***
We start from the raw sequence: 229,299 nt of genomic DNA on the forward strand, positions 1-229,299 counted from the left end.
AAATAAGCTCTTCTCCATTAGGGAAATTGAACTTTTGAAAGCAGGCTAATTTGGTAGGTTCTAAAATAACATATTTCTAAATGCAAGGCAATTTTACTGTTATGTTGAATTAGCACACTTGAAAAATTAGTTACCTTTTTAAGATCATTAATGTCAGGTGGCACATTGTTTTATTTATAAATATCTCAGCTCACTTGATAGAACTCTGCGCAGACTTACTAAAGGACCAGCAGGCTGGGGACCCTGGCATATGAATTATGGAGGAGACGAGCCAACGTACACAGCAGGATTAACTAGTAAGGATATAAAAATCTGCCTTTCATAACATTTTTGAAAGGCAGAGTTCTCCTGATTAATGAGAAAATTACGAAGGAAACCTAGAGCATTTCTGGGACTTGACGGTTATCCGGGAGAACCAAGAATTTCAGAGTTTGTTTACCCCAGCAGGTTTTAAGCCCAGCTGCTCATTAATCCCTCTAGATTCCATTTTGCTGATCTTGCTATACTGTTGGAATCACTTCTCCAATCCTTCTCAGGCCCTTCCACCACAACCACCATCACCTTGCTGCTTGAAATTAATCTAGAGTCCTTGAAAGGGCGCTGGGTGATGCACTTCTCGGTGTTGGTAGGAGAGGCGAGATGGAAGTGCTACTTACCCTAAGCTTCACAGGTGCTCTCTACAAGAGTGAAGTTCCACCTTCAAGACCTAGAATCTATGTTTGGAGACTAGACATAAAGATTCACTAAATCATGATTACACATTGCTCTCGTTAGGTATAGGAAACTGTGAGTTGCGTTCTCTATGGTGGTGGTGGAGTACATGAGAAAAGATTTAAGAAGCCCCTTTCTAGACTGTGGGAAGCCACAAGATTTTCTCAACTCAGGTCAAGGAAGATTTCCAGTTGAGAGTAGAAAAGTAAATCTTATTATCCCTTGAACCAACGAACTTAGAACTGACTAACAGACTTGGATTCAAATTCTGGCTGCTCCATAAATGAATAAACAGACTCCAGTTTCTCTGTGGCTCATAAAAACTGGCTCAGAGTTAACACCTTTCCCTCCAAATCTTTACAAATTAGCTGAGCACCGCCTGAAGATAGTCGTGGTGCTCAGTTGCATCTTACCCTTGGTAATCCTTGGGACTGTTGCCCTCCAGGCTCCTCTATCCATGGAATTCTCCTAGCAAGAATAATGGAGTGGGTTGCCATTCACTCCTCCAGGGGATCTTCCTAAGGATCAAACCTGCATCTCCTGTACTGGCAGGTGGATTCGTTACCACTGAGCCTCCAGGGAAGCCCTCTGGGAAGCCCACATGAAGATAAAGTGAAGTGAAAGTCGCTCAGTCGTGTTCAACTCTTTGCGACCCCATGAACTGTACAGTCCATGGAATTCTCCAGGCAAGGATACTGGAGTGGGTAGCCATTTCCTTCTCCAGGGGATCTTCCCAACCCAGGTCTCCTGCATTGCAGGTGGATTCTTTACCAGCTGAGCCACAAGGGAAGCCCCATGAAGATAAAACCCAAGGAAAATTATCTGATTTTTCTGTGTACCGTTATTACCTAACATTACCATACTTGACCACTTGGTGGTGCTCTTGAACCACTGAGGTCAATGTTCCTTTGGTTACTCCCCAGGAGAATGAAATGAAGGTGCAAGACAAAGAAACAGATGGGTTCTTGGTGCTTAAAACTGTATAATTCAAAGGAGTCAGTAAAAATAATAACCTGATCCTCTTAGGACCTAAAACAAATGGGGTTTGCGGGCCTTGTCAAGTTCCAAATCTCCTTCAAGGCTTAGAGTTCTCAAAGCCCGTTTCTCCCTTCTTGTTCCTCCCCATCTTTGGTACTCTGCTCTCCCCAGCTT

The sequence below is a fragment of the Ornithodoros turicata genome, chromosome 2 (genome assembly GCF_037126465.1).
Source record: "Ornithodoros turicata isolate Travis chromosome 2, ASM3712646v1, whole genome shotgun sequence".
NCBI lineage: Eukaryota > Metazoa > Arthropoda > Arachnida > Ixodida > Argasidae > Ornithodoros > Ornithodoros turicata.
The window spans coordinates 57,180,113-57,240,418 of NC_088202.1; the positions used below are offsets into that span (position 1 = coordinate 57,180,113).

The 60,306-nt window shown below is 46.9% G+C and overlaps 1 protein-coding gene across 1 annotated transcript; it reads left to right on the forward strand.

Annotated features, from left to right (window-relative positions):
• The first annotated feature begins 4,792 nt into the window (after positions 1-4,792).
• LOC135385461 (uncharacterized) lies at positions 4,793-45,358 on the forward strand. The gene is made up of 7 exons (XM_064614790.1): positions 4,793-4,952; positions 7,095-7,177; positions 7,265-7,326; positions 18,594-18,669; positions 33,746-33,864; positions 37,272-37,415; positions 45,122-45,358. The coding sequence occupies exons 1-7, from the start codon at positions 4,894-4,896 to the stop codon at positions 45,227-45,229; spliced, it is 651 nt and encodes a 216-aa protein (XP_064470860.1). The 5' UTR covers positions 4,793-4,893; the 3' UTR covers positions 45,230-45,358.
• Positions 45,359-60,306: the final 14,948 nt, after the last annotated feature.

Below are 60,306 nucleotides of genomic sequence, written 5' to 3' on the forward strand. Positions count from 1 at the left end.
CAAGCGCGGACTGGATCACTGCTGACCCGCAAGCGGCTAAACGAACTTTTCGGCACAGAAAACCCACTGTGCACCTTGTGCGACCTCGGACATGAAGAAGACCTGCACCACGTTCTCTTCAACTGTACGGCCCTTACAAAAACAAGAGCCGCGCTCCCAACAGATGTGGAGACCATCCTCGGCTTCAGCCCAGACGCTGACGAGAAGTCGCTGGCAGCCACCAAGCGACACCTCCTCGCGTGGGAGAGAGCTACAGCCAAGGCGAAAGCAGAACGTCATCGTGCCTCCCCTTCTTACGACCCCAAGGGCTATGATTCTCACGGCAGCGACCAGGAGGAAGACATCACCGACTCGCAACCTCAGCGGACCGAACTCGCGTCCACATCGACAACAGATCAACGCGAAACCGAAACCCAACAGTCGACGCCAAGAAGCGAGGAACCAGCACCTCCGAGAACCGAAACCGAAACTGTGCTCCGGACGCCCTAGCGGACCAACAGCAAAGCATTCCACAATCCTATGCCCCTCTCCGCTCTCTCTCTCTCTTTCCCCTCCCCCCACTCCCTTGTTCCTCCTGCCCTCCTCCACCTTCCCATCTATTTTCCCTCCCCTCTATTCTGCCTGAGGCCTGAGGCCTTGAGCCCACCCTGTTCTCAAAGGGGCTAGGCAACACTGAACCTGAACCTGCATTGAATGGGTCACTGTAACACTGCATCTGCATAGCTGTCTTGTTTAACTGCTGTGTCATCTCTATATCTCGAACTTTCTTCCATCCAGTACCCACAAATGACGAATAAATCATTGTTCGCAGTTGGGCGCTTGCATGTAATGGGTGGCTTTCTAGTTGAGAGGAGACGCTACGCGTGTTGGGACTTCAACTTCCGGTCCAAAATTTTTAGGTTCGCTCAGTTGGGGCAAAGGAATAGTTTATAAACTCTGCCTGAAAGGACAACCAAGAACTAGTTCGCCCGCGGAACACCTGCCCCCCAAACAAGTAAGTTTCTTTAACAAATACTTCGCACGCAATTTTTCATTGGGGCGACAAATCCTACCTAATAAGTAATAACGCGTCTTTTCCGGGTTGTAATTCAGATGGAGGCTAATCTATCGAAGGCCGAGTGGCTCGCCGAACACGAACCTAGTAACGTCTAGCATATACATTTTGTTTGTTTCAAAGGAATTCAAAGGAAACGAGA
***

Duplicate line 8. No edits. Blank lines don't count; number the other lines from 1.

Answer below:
Annotated features, from left to right (window-relative positions):